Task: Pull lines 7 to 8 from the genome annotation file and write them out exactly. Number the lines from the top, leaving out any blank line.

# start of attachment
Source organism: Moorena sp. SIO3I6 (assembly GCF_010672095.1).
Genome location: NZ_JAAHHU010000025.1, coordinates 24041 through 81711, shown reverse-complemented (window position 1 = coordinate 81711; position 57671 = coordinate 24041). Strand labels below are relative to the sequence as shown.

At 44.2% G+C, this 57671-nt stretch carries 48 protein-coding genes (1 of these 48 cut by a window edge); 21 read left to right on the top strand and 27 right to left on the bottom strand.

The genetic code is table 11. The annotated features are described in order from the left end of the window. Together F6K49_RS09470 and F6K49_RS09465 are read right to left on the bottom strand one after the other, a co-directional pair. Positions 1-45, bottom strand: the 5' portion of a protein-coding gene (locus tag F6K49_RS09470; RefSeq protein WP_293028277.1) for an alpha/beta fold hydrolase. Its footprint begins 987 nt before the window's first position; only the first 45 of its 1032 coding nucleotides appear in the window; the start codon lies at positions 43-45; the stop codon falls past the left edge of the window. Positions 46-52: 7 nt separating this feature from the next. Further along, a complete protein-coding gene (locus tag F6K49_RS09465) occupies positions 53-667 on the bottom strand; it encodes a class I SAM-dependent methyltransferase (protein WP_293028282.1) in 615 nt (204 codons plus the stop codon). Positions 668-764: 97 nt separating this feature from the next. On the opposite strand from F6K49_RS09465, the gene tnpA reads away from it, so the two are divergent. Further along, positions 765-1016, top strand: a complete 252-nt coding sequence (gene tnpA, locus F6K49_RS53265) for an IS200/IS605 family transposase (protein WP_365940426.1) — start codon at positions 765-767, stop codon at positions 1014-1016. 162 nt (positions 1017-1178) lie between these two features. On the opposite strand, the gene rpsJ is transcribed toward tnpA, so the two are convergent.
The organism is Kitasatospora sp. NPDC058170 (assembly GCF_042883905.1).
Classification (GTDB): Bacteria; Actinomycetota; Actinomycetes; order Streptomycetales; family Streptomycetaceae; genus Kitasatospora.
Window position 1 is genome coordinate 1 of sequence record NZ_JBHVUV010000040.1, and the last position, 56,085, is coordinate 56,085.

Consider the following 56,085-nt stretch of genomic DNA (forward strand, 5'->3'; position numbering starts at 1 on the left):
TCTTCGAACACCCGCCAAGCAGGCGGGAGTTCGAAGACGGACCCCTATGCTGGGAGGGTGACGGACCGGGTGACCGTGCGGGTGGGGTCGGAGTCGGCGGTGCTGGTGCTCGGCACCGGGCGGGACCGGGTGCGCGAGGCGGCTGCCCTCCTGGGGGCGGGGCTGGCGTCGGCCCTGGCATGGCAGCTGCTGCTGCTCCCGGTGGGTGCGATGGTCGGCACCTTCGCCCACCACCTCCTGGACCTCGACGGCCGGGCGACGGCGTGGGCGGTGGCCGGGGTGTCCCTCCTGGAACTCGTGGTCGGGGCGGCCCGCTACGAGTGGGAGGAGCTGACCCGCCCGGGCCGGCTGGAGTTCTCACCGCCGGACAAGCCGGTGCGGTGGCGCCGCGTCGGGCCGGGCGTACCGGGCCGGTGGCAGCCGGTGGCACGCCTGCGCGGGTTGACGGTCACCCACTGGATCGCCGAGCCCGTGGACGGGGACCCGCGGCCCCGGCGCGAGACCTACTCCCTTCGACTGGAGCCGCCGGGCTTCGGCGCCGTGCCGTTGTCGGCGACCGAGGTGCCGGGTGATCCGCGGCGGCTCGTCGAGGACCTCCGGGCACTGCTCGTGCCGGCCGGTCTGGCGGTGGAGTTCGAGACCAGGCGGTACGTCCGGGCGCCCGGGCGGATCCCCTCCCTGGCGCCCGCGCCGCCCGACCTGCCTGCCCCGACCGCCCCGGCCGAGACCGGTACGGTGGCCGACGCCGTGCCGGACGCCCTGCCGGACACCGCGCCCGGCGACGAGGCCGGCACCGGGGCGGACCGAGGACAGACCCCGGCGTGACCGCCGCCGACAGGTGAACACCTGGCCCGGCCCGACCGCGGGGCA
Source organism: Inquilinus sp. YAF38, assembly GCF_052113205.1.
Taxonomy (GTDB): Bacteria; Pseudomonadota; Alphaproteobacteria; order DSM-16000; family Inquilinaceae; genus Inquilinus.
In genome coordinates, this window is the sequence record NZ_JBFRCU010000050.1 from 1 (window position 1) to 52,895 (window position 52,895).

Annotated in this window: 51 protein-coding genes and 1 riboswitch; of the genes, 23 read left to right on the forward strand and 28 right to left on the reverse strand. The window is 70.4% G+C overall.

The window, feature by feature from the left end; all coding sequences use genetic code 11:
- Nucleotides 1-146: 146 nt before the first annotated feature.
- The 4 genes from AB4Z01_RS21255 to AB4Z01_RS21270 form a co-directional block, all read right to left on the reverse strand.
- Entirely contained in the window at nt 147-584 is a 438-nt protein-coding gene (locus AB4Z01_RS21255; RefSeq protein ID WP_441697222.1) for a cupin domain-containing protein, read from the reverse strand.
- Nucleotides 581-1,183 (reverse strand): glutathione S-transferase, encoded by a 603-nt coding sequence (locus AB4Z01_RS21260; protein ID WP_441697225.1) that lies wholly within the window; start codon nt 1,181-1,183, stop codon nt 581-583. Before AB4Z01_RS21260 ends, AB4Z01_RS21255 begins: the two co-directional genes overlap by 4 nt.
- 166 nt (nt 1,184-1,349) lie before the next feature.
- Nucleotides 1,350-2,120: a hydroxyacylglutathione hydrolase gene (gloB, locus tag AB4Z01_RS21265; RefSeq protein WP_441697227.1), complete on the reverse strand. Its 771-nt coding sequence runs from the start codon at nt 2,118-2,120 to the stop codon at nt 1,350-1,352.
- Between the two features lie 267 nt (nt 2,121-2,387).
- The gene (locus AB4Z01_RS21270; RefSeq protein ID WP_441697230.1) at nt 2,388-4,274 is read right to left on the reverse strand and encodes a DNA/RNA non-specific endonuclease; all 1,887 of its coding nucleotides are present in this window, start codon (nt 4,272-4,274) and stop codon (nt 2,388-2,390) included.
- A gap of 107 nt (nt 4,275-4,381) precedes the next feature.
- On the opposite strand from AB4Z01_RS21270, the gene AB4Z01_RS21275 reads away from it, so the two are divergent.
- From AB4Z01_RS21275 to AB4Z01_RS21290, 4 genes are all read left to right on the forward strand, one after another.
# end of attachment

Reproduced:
Window position 1 is genome coordinate 1 of sequence record NZ_JBHVUV010000040.1, and the last position, 56,085, is coordinate 56,085.

Consider the following 56,085-nt stretch of genomic DNA (forward strand, 5'->3'; position numbering starts at 1 on the left):